Another thing to look at is the acceleration factor. Is it getting better or getting worse? Our government claims the brakes are on full (getting better). You have to wonder about that. The government is doling out 150 billion dollars to the taxpayers for doing absolutely nothing.

In a card game called Hearts, there is a maneuver called “Shooting the Moon” where one person takes all of the heart tricks. The player doing this has the option of adding 26 points to everyone else’s score or subtracting 26 off of his score (lowering his own score keeps the game going [more $$$] if one of the players is approaching the end of game point score say 500).

This tax stimulus could be called a “Governmental Moon Shot.” The government had the option to tax everyone and pay for the mess or print more money. To realize this effect, imagine that Congress passes a 10% tax on all money saved in banks or retirement funds (there would be riots in the street). But if they print more money, $10,000 in the bank, is still $10,000, but now it will only purchase $9,000 of yesterdays goods.

Giving away money in an election year isn’t a bad idea. You get $1,200 back, and think the government has given you something. You have been fleeced like a lamb. It’s a little like buying invisible goldfish as an investment, they’re not much to look at, but you’ll make money breeding them. Yea, right!

The real irritating thing about this mess is that we can count the 150 billion in the stimulus package and the 30 billion given to Bear Stearns. Whatever else the Fed is buying from the rest of the banks, is being done behind closed doors. It kind of makes you wonder what we’re going to get for Christmas this year. I just hope they're not going to give us our lunch!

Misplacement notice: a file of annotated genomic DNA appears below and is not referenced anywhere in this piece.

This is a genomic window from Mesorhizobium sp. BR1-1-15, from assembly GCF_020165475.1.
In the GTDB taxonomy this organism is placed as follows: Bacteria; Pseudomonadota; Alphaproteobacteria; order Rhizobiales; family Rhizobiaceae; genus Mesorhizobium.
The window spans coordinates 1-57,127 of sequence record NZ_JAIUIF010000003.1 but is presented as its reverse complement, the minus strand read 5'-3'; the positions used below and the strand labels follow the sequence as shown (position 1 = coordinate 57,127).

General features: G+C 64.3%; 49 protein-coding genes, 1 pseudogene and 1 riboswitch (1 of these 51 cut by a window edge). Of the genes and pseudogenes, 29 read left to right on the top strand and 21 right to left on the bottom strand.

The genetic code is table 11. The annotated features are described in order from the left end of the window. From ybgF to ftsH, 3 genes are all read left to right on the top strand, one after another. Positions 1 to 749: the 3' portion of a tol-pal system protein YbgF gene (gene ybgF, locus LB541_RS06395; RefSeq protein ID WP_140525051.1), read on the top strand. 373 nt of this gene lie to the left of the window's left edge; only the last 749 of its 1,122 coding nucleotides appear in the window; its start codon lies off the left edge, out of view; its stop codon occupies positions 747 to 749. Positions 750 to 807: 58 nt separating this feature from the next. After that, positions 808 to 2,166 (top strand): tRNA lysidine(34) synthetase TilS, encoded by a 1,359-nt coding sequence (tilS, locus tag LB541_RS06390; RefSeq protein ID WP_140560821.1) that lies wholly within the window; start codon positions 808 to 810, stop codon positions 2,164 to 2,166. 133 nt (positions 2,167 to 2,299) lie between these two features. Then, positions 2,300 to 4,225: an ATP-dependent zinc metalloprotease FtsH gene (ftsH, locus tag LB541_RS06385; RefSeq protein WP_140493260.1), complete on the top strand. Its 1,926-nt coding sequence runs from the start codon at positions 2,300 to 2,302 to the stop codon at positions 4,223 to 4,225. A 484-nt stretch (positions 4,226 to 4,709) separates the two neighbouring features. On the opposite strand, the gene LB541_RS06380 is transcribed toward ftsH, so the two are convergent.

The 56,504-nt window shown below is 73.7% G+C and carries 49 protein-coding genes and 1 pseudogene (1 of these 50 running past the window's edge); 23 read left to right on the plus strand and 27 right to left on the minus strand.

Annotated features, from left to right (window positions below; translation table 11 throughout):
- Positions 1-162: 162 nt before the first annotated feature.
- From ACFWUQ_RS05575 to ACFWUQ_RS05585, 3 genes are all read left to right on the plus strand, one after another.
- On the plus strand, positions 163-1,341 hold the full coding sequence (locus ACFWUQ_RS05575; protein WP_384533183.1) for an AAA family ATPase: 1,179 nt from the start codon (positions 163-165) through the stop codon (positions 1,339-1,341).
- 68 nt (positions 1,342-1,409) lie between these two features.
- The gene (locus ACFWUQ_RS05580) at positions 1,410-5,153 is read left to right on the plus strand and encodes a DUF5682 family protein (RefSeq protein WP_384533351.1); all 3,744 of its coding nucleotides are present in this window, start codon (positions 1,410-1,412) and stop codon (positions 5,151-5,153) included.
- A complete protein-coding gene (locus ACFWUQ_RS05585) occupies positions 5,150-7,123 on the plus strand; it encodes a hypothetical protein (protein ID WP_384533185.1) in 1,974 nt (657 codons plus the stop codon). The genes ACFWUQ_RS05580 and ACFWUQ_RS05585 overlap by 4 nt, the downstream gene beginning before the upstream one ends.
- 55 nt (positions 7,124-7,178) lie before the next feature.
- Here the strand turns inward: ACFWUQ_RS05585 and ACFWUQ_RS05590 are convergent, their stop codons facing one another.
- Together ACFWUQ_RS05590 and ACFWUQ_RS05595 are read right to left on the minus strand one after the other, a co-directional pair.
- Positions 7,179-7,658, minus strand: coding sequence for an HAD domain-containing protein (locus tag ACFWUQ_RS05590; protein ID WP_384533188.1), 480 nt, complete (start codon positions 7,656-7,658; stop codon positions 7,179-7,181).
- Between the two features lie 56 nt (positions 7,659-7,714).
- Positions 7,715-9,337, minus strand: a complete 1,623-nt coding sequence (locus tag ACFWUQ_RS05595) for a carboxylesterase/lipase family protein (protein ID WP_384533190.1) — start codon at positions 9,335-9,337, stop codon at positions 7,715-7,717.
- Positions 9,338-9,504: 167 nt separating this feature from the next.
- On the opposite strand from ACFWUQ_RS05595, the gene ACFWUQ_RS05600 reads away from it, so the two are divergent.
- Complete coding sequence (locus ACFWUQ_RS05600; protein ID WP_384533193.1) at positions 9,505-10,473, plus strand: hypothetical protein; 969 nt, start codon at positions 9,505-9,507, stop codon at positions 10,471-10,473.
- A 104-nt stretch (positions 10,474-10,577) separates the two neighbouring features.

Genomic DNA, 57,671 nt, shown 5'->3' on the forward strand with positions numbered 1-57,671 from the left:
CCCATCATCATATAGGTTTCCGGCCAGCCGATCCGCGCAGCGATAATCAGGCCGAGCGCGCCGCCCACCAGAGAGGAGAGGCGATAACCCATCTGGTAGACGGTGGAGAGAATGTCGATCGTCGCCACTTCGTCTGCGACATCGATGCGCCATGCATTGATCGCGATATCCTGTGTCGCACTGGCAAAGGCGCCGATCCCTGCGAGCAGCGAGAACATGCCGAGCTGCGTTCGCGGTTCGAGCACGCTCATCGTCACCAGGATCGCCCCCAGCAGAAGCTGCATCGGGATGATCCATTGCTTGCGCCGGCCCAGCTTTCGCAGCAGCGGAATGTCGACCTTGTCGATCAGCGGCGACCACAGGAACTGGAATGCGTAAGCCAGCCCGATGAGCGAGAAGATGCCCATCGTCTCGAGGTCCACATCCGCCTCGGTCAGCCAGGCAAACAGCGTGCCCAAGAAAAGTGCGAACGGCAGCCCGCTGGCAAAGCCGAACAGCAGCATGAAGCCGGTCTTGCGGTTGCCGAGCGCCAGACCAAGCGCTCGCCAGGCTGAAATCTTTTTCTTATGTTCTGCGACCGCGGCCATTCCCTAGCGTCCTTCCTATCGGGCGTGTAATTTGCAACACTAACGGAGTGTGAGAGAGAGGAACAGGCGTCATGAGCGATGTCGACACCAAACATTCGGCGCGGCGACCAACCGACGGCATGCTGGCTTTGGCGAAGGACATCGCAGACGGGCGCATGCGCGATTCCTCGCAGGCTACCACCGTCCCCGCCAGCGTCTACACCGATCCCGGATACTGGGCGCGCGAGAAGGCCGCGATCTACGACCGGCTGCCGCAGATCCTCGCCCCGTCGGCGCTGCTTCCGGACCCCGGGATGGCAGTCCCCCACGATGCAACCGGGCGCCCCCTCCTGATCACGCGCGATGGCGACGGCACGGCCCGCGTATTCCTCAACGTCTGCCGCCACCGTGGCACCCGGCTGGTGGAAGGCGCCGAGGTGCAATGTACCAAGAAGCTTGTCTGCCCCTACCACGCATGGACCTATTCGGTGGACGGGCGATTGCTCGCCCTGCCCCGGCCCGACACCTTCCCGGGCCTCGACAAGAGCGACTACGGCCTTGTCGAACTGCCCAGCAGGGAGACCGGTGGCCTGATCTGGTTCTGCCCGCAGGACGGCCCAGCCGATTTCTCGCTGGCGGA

Copyright 2008 All rights reserved

Saturday, April 12, 2008

The Social Security Healthcare Boondoggle

This is an edited reprint of "The Social Security Morass" 7/9/2006

F.D.R got Social Security going during the Great depression. If you examine the original idea, it wasn't too bad, only about 8% of the population at that point in time would ever live to collect it. Now over 60% of the population will live to "collect" it.

The Social Security tax is supposed to be deposited into a trust fund. To make the story simple, The Congress has written some IOU's and spent the money. Someone complained about this abuse. The Supreme Court ruled that the Social Security tax was just that, a TAX and the government could do whatever it wished with it.

How about Medicare and Medicaid? Why worry about Social Security, that's a nickel and dime game compared to free health care for the elderly.

There is another one called SSI (Supplemental Security Income). You can draw from this fund if your Social Security check is below poverty minimums. A lot of immigrants in this country legally, over the age of 65, qualify for this program even if they have never worked a day in their life. They are also eligible for Medicare. Imagine, a foreigner can qualify for a retirement pension of about $637 /month ($956 as a couple) with free medical, not bad! If I wait and retire at age 66 I will qualify for $767 per month from Social Security otherwise its $502. Go figure!

All of these benefits are Transfer Payments. The money doled out is spent on consumption. There is no real investment in new enterprises. These funds are being borrowed indirectly from your children before they have even earned it. There is no budget amount set aside for these future expenditures. It’s pay as you go. Doesn't it sound just like an interest only no money down housing loan, such a deal!

We are at a fork in the road, similar to the 1930's. Germany decided to hyper inflate and ruined anyone that had any savings. The US survived with deflation and ruined almost everyone with a bank account.

Will we be able to enjoy our future government retirement benefits? Hint: The tooth fairy doesn’t do seniors. Congress is not going to fix anything that isn’t broke. When it breaks, they want to get credit for fixing it. It’s kind of like a firefighter that moonlights as an arsonist. You get paid for doing something you shouldn’t have done, and get thanked for fixing it.

Copyright 2008 All rights reserved